Witty, we say. Inventive. Intellectually curious. Playful. We go on and on, thinking, fumbling, failing.

How does he want to be seen? we ask. He wants to be clever, he says.

Clever! My husband and I shake our heads at this. Of course Dan is clever. Everybody knows that, which is why we didn’t mention it. It’s just that clever isn’t enough. He’s so much more than that. Clever’s a beginning, not an ending. We don’t want to leave it there.

The evening passes. It was, I tell my friend Marie the next day, an incredible time, both wonderful and terrible. The two were intermingled so tightly, you could never have separated them. Funny I had thought that you could only celebrate the unambiguously happy occasions. But this was its own kind of celebration, vibrant and gut-wrenching, joyous and bleak.

I would describe the four of us old friends as being agnostics — irreverent agnostics, at that. But that doesn’t mean we don’t find a certain holiness in our lives. Sometimes, we find ourselves surrounded by everything we consider holy — like a long and loving marriage, deep friendship, a shared past.

Clever, holy, however you describe it. Sorry, Dan, but a single word just isn’t enough.

(Copyright 2013 by Ruth Pennebaker)

Funny how even expected news can change your life

22 comments… add one
  • Marsha Canright Link

    I love reading your essays … but this was the most beautiful ever or the most meaningful or … no single word is enough. m

  • Oh, Ruth. This is so sad and so wonderful at the same time. Sad that you are losing a friend but lovely that you spent time with him and really, really talked.

  • Thanks for the reminder about celebrating life whenever there are opportunities to do so. So easy to forget~

  • Such a powerful piece. It gave me goose bumps.

  • agnostic or not, Ruth, I wonder if you know Carrie Newcomer’s song called Holy as a Day Is Spent? I think you might like it.

    one word is never enough, certainly, but then again, just saying a name is powerful. whatever your friend thinks about the next stage on his journey, I hope he knows he will be well remembered in this one.

  • Jenny Meadows Link

    Whew, what a ride! Holy, indeed. Thank you for bringing Dan and Toni to us.

  • Thank you. I was having one of those “stabbed by grief” moments, when you realise how much someone is missed and to read this was awesome. I just cried all the way through it, for you, your friends, me, my friends, and you know you are so right, there are so many holy moments that we can so easily miss.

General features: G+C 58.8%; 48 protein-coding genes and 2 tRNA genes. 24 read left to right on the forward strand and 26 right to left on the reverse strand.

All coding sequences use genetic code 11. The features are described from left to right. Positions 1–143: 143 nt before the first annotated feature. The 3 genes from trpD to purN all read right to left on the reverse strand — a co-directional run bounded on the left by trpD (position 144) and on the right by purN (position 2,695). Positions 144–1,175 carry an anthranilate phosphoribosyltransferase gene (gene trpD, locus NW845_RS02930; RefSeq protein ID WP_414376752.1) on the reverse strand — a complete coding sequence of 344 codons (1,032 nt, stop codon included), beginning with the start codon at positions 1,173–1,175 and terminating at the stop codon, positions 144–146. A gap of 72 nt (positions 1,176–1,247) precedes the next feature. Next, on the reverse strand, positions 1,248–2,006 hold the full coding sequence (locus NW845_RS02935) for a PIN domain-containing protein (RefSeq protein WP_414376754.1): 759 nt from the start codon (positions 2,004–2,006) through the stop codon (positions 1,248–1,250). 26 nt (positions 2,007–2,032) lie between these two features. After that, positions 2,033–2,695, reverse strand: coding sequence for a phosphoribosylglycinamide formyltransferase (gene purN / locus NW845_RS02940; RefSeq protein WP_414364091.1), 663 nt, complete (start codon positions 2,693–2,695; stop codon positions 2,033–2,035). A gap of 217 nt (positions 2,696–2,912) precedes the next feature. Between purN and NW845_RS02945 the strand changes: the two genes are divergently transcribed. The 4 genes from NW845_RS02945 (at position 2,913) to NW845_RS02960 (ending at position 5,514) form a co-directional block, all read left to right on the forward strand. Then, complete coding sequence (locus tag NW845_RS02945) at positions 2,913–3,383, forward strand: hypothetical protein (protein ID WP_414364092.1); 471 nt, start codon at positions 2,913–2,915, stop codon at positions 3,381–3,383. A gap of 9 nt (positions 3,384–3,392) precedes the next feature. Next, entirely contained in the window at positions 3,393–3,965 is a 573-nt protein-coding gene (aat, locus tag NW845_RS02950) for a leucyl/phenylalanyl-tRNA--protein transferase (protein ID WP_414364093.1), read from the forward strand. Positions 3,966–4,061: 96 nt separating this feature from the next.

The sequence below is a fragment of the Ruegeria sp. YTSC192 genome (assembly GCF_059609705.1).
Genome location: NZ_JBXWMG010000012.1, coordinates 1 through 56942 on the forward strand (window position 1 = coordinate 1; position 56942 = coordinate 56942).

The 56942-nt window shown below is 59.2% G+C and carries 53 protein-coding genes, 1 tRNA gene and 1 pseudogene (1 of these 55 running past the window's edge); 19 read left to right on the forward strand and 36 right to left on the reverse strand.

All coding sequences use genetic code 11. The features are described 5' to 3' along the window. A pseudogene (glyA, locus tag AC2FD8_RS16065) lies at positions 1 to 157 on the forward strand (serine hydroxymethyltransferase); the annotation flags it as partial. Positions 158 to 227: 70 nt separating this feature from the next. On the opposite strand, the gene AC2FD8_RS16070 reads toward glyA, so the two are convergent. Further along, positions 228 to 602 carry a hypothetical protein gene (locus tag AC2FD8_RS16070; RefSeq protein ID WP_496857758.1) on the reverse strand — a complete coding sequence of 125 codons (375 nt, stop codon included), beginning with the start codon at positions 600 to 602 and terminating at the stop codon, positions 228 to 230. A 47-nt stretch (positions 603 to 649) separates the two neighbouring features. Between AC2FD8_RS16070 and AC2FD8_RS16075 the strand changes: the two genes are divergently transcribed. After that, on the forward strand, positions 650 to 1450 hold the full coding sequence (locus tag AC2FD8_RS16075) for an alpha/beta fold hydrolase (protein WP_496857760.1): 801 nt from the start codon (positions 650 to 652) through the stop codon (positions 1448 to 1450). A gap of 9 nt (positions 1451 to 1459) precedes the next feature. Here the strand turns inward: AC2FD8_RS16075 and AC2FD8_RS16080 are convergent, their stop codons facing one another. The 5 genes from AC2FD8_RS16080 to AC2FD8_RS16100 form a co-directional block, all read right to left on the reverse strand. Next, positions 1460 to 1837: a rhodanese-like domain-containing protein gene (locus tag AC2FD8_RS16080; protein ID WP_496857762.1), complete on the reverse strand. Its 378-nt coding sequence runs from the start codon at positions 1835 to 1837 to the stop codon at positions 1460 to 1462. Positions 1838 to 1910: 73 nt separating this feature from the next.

Thank you X

  • Steve Link

    Wow! (the single most important theological word).

    The single word that describes this experience of yours? Blessed. A word that describes the reader’s experience as well.

  • Ruth,
    Beautiful piece. So incredibly poignant.
    Thank you, Ruth.

  • Deborah Lee Link

    My mother died from ALS in 1979, and I took care of her for seven months. This is a terrible disease as the body wastes although the mind is still intact but unable to communicate. She and I had a difficult relationship when I was growing up, so this was a time of healing for both of us. As you say, it was beautiful and terrible at the same time.

  • What a beautiful piece, Ruth. Life is so heartwrenching and joyful, often at the same time.

  • merr Link

    All I can say is: Welcome back!

  • Chris Link

    Your latest blog piece was gripping and I felt I was almost in Boston with you. This was a highlight in your always well-written blog. Thanks.

  • Cindy Link

    Thanks for sharing this amazing moment. Reminded me of Tuesdays with Morrie and the memorial service he held for himself before he passed. Why not be there when people gather to say nice things about you?

  • Wow, the poignancy of this took my breath away. You have a wonderful way with words, Ruth.

  • Craig Link

    I hope he reads this Ruth

  • Thank you for sharing this moving piece.

  • What a beautiful essay, Ruth. No, there is never one word that can sum up a person. I’m sorry about your friend.

  • Sheryl Link

    Ruth, as always, your writing has moved me. Tragic to see a friend suffer this way.

  • Christine Link

    Another here with a mother diagnosed in 1992 and then it was a hard-to-come-by diagnosis. I miss her every day of my life.

    My sympathy to you and your friend.

  • what a beautiful post. All the ingredients of Life: the terrible and the glorious. Many people are so afraid of death, they won’t have the opportunity to say good-bye like this. Your love and bravery are to be commended.

  • Your writing is so beautiful and touching. Thank you also for helping me (and I suspect others) learn how we can continue to love and connect as we grow through different phases of our lives.